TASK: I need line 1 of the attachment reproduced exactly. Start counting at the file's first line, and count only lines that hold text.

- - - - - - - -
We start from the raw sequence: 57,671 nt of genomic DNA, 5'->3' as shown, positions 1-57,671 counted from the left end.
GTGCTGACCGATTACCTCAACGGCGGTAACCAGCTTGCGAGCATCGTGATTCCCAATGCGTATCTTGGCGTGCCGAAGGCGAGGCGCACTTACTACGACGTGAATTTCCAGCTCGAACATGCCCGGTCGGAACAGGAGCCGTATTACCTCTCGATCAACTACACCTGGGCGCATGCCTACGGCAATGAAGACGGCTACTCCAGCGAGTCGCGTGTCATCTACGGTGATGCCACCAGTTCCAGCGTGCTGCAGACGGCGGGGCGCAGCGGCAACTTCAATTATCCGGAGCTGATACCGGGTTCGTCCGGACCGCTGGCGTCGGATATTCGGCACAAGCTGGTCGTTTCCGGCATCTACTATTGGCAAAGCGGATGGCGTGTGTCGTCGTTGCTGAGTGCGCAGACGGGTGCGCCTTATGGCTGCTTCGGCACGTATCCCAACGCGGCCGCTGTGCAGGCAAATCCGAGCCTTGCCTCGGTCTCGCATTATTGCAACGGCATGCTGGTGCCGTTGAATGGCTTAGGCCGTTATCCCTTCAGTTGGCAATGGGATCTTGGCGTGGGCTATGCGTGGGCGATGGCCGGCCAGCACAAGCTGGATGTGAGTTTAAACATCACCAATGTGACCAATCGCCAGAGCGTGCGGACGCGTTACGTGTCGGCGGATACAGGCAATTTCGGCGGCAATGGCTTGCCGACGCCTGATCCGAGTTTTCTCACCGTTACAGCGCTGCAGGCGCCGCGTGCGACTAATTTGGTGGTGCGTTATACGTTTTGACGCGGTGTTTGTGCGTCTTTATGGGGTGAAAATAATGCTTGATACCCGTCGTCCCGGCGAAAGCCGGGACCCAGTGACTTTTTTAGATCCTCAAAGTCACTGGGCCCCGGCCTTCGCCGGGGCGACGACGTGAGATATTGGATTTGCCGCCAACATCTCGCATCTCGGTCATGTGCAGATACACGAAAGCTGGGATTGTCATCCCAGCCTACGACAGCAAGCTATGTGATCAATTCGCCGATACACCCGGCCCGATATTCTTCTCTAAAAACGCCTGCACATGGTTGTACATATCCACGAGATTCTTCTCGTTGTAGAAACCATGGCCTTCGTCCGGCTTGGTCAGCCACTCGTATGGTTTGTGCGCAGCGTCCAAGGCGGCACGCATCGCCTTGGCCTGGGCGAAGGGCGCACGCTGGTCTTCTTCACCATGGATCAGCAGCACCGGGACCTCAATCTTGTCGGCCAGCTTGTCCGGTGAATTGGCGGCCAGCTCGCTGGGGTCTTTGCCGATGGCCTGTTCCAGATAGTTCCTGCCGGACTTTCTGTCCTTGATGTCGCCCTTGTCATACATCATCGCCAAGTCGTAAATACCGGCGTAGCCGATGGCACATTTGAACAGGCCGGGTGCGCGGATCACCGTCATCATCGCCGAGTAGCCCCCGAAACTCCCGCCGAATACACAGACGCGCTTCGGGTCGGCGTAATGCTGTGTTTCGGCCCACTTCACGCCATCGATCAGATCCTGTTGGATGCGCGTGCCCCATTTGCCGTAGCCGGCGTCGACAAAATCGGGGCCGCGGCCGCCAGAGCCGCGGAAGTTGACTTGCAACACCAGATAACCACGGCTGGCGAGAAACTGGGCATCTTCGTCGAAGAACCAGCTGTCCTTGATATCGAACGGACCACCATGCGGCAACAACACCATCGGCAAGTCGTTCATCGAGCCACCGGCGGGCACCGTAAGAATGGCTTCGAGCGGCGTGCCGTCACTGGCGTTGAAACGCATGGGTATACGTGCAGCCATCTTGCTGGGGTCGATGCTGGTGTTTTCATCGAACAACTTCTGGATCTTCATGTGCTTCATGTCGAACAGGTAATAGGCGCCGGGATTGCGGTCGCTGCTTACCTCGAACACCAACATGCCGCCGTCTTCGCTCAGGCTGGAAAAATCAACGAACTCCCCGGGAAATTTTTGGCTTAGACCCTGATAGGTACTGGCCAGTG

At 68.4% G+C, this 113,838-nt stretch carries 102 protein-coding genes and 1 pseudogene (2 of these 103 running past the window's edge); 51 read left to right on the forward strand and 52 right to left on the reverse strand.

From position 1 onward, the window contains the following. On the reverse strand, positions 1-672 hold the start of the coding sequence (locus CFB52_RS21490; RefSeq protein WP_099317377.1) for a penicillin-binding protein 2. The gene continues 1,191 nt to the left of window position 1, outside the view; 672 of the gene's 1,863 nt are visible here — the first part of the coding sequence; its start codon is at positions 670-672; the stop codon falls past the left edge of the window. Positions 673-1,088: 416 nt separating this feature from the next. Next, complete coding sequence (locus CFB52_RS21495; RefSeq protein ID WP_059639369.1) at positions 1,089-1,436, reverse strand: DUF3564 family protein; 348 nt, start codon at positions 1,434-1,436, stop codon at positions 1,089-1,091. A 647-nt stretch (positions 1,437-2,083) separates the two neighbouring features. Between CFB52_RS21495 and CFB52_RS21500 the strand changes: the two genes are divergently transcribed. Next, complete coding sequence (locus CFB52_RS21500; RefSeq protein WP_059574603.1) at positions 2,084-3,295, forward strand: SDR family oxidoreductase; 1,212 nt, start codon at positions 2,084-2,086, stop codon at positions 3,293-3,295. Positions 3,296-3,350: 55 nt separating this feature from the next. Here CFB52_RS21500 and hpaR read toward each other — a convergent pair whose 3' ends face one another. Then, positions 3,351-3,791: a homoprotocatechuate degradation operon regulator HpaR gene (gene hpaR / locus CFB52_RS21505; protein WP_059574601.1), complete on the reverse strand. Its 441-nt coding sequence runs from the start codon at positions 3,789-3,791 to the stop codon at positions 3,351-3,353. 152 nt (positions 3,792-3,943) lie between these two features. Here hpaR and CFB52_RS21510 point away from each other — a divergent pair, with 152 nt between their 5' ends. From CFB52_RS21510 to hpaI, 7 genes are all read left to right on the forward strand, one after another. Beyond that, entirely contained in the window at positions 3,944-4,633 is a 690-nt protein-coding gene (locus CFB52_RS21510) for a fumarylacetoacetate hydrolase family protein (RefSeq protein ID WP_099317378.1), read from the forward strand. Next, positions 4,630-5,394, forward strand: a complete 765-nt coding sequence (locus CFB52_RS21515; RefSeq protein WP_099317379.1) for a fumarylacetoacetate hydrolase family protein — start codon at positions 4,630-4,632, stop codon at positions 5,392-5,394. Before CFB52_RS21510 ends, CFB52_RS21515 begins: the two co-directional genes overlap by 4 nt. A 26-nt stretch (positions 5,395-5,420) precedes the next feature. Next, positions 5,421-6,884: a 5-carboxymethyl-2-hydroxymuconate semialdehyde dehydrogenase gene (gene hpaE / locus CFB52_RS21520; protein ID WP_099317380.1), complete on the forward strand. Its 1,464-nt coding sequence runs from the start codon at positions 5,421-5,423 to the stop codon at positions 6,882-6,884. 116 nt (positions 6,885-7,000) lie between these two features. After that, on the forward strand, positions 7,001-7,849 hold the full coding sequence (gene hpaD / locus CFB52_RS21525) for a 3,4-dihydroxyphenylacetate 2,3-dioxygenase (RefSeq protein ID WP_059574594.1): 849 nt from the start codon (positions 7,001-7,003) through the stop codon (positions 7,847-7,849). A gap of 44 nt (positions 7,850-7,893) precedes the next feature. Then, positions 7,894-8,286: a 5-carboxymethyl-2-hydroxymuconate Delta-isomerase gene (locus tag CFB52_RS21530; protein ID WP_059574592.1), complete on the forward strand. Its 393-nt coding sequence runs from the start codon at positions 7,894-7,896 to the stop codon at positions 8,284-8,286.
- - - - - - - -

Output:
We start from the raw sequence: 57,671 nt of genomic DNA, 5'->3' as shown, positions 1-57,671 counted from the left end.